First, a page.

Awareness of Knowledge, Attitude and Practices of Medical Students and Surgical Trainees Regarding Surgical Informed Consent: A Cross-sectional Multicentric Study from Northern India

Awareness of Knowledge, Attitude and Practices of Medical Students and Surgical Trainees Regarding Surgical Informed Consent: A Cross-sectional Multicentric Study from Northern India
Nishtha Singh, Sudhir Kumar Jain, Tariq Hameed, Kanwal Preet Kochhar, Param Jit, Chandra Bhushan Singh
Asian Journal of Medicine and Health, 22 March 2022; 20(3) pp 25-31
Open Access
Abstract
Background
Informed Consent is the cornerstone of modern medical and surgical care. All patients have the right to be involved in decisions about their treatment and care. Obtaining SIC (surgical informed consent) is an important and essential skill that one must acquire in medical training, yet many residents receive very little formal education.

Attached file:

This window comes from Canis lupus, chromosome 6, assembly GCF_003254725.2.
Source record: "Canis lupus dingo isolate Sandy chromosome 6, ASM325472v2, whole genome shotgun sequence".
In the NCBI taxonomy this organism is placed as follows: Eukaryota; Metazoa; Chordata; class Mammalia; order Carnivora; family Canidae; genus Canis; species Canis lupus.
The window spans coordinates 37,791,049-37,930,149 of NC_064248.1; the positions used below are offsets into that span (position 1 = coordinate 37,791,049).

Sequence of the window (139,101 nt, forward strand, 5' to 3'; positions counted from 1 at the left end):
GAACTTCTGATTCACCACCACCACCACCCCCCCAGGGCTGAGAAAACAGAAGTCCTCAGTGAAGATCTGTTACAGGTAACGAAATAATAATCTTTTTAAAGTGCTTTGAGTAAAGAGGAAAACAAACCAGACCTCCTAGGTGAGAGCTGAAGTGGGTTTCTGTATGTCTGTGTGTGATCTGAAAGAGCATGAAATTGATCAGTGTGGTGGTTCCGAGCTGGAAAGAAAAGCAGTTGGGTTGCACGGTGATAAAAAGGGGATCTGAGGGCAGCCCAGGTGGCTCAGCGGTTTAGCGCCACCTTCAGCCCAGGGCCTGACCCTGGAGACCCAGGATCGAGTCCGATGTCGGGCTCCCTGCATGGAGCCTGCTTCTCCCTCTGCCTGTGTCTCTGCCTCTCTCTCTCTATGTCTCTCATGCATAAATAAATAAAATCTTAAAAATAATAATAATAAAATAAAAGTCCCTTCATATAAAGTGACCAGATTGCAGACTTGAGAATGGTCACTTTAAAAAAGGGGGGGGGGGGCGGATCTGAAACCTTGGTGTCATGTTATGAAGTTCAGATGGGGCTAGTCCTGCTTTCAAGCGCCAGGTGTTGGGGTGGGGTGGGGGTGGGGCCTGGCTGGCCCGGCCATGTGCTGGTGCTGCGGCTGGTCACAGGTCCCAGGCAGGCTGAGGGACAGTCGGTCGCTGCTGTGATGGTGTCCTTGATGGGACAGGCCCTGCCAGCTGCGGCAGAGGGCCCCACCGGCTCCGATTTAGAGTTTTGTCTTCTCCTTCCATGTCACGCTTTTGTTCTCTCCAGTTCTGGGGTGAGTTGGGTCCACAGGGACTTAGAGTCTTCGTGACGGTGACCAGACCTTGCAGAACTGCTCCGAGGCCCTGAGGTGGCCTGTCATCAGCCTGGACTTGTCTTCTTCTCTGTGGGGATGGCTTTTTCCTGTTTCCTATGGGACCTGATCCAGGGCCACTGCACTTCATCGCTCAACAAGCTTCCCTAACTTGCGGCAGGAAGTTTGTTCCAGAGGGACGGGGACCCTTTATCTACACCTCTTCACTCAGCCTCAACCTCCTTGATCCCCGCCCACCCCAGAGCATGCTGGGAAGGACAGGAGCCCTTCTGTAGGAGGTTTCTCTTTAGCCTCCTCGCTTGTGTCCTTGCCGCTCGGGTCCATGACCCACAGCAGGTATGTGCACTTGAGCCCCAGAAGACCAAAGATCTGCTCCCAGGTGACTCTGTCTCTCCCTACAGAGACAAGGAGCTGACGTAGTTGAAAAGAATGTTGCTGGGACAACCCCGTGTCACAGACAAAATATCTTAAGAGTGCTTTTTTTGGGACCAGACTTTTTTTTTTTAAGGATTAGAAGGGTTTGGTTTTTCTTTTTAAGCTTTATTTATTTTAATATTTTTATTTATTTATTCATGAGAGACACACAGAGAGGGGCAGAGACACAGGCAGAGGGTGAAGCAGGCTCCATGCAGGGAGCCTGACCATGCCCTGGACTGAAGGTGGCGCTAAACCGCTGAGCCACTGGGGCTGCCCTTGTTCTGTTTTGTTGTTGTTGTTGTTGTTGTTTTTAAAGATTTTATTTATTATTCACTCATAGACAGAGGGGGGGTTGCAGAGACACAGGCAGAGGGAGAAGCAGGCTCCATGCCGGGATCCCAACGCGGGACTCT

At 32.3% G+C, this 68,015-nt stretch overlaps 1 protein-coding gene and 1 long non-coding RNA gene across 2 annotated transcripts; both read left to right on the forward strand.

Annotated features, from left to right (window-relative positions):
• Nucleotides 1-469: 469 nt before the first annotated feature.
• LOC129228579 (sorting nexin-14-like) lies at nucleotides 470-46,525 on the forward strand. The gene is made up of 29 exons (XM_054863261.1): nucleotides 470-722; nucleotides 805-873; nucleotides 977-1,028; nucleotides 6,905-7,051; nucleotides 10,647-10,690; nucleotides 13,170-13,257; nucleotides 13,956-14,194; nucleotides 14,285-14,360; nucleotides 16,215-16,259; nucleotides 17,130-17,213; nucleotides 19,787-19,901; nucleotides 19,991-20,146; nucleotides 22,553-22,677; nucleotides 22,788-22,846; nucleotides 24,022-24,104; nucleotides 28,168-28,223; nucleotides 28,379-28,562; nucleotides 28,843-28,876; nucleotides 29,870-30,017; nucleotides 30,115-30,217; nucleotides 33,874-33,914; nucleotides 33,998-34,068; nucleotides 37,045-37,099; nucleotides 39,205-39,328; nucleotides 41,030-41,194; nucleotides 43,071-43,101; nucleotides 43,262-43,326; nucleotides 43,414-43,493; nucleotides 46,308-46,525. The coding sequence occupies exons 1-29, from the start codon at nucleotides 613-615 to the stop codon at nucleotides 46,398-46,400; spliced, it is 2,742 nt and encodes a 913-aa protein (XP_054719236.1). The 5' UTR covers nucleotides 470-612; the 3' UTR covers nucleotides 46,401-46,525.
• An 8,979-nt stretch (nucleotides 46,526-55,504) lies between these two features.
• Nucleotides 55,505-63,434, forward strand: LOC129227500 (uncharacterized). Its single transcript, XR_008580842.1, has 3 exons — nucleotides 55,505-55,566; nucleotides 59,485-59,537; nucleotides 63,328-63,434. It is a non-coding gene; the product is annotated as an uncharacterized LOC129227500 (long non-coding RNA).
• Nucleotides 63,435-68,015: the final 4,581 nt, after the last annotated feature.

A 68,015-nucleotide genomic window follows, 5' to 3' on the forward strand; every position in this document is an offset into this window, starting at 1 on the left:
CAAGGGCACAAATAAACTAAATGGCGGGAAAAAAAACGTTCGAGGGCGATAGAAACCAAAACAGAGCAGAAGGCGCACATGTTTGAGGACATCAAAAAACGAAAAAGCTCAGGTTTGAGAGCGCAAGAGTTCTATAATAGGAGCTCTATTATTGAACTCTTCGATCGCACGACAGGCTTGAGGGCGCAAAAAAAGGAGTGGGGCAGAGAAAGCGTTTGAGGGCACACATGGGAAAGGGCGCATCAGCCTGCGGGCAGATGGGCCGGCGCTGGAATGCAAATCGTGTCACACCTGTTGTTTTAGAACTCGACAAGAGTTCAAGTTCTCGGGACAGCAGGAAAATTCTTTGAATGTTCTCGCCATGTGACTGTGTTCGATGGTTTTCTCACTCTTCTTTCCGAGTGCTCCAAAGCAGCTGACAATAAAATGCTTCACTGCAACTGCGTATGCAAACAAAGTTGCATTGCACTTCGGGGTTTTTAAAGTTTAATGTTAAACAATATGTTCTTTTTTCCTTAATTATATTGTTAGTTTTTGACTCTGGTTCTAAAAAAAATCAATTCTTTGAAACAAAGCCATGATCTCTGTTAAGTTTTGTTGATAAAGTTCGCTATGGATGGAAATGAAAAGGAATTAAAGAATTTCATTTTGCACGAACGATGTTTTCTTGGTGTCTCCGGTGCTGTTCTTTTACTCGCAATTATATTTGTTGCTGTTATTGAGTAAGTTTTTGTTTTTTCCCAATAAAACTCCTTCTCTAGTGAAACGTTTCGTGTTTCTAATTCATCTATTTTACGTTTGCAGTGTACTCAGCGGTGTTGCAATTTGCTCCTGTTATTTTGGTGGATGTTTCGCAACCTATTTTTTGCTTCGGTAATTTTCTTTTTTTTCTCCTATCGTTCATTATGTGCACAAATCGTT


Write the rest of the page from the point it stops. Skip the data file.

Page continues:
Methods
Multiple choice questionnaire designed and after pretesting circulated on Google formsTM having questions pertaining to knowledge, attitude and practice. Total 463 responses obtained and appropriate statistical tests applied in Microsoft Excel and StataSE.
Result
Knowledge-score remained constant for medical students and trainees, Attitude-score (18.59 to 18.93) and Practice-score (2.30 to 3.62) statistically significant increase in score with clinical exposure was noted. Gender wise difference were in A-score, females scored higher 18.87 and males scored 18.49. For trainee doctors unlike P scores, K and A scores did not increase with experience.
Discussion
Early intervention in undergraduate years and continuous upskilling is the need tobridge the hiatus of doctor-patient relationship. This necessitates scenario and role play based teaching, student teaching patient based learning regarding the SIC.
Conclusion
There is a Knowledge attitude practice gap present not only in undergraduate students but postgraduates residents regarding SIC, for which the current curriculum and the ongoing practical training is insufficient to bridge. Indian curriculum must make amendments to bridge it.

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